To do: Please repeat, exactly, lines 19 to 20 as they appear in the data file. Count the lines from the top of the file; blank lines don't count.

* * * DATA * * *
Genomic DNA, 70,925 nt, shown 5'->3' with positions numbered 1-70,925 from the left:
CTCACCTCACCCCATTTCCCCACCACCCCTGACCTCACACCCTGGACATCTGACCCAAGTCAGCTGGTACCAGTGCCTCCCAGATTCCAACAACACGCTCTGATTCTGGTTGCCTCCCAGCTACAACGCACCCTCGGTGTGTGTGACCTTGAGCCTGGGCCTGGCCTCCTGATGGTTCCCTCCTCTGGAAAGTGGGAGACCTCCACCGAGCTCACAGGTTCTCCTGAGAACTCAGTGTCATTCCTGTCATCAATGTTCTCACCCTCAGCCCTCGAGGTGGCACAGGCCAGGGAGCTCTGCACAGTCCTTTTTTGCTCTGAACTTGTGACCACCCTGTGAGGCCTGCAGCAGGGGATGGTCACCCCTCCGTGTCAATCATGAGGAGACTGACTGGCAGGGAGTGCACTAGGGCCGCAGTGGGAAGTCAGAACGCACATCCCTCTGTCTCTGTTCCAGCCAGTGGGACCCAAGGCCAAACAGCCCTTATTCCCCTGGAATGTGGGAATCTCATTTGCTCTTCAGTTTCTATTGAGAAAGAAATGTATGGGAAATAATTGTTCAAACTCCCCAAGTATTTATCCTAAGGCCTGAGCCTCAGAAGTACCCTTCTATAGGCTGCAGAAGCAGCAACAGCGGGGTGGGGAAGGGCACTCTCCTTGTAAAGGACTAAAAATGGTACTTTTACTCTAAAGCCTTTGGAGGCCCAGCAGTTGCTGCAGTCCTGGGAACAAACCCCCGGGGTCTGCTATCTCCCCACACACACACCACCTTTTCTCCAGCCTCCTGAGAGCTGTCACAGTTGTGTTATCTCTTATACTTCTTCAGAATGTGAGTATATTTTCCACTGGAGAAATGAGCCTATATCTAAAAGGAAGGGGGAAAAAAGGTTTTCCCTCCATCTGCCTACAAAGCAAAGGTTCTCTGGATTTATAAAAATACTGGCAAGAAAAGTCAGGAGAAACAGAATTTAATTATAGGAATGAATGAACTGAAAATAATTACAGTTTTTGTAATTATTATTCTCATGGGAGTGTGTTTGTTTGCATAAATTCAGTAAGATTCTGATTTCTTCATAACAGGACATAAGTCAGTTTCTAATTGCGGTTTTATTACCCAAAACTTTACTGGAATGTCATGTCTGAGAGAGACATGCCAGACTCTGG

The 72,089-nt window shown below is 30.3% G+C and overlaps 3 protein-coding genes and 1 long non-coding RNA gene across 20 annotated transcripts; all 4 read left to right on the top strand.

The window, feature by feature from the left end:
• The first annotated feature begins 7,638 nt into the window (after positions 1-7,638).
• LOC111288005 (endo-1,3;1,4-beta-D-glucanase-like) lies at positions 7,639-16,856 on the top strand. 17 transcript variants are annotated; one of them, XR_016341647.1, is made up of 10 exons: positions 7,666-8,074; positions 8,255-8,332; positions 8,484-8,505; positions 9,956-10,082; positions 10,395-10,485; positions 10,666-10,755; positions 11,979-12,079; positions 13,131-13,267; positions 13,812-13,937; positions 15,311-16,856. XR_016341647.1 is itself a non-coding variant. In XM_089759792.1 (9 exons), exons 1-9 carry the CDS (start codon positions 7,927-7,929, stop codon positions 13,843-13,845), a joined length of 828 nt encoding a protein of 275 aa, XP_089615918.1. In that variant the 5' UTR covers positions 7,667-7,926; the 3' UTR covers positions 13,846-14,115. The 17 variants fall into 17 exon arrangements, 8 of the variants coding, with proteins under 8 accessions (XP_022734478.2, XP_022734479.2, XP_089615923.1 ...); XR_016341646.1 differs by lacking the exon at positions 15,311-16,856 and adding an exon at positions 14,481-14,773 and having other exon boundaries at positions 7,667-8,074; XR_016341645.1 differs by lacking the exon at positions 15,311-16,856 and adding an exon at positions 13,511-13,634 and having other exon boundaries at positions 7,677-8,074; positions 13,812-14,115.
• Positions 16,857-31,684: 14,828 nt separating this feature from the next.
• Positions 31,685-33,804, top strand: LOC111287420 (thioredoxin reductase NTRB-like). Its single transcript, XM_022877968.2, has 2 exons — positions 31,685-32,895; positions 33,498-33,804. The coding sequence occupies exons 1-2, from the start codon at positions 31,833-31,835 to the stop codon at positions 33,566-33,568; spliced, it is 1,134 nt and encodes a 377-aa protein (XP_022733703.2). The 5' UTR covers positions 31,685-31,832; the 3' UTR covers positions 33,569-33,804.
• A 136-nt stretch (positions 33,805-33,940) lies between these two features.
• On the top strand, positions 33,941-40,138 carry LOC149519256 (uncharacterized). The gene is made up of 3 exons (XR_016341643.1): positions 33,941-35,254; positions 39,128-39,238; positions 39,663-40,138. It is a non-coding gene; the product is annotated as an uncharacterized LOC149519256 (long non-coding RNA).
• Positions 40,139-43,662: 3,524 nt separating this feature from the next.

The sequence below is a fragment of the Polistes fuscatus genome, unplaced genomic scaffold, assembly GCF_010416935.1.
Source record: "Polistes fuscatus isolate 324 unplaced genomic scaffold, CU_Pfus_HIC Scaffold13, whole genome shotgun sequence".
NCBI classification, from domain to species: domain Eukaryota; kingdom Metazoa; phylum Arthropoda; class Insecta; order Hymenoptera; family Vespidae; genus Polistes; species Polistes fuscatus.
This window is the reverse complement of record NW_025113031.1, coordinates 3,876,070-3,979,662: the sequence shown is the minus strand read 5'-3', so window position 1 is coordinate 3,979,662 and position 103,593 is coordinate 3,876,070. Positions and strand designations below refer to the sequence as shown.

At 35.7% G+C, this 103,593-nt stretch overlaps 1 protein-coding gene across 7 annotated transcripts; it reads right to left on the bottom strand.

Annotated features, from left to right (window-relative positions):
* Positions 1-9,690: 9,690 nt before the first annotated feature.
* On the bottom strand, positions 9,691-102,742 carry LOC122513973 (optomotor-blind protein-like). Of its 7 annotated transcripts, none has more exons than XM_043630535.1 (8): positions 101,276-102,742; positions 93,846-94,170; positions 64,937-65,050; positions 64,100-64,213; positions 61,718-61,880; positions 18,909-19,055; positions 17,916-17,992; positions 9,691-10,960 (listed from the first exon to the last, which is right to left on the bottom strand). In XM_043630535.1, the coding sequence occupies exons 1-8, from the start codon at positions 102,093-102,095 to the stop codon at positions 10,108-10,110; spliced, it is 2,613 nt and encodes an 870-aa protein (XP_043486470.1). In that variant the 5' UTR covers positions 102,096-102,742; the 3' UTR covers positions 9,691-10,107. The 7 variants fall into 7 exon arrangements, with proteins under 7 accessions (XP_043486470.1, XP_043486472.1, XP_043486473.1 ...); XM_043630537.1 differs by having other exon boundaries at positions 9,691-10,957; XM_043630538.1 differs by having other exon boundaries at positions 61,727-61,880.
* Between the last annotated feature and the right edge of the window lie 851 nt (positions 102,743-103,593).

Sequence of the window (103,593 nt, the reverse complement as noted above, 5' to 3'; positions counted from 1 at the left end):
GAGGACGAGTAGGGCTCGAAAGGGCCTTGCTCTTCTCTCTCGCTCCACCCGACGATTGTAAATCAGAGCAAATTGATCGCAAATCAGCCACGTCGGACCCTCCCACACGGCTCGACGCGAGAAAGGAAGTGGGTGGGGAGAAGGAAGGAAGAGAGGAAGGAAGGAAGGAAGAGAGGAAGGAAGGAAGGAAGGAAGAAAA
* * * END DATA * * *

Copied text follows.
* On the bottom strand, positions 9,691-102,742 carry LOC122513973 (optomotor-blind protein-like). Of its 7 annotated transcripts, none has more exons than XM_043630535.1 (8): positions 101,276-102,742; positions 93,846-94,170; positions 64,937-65,050; positions 64,100-64,213; positions 61,718-61,880; positions 18,909-19,055; positions 17,916-17,992; positions 9,691-10,960 (listed from the first exon to the last, which is right to left on the bottom strand). In XM_043630535.1, the coding sequence occupies exons 1-8, from the start codon at positions 102,093-102,095 to the stop codon at positions 10,108-10,110; spliced, it is 2,613 nt and encodes an 870-aa protein (XP_043486470.1). In that variant the 5' UTR covers positions 102,096-102,742; the 3' UTR covers positions 9,691-10,107. The 7 variants fall into 7 exon arrangements, with proteins under 7 accessions (XP_043486470.1, XP_043486472.1, XP_043486473.1 ...); XM_043630537.1 differs by having other exon boundaries at positions 9,691-10,957; XM_043630538.1 differs by having other exon boundaries at positions 61,727-61,880.
* Between the last annotated feature and the right edge of the window lie 851 nt (positions 102,743-103,593).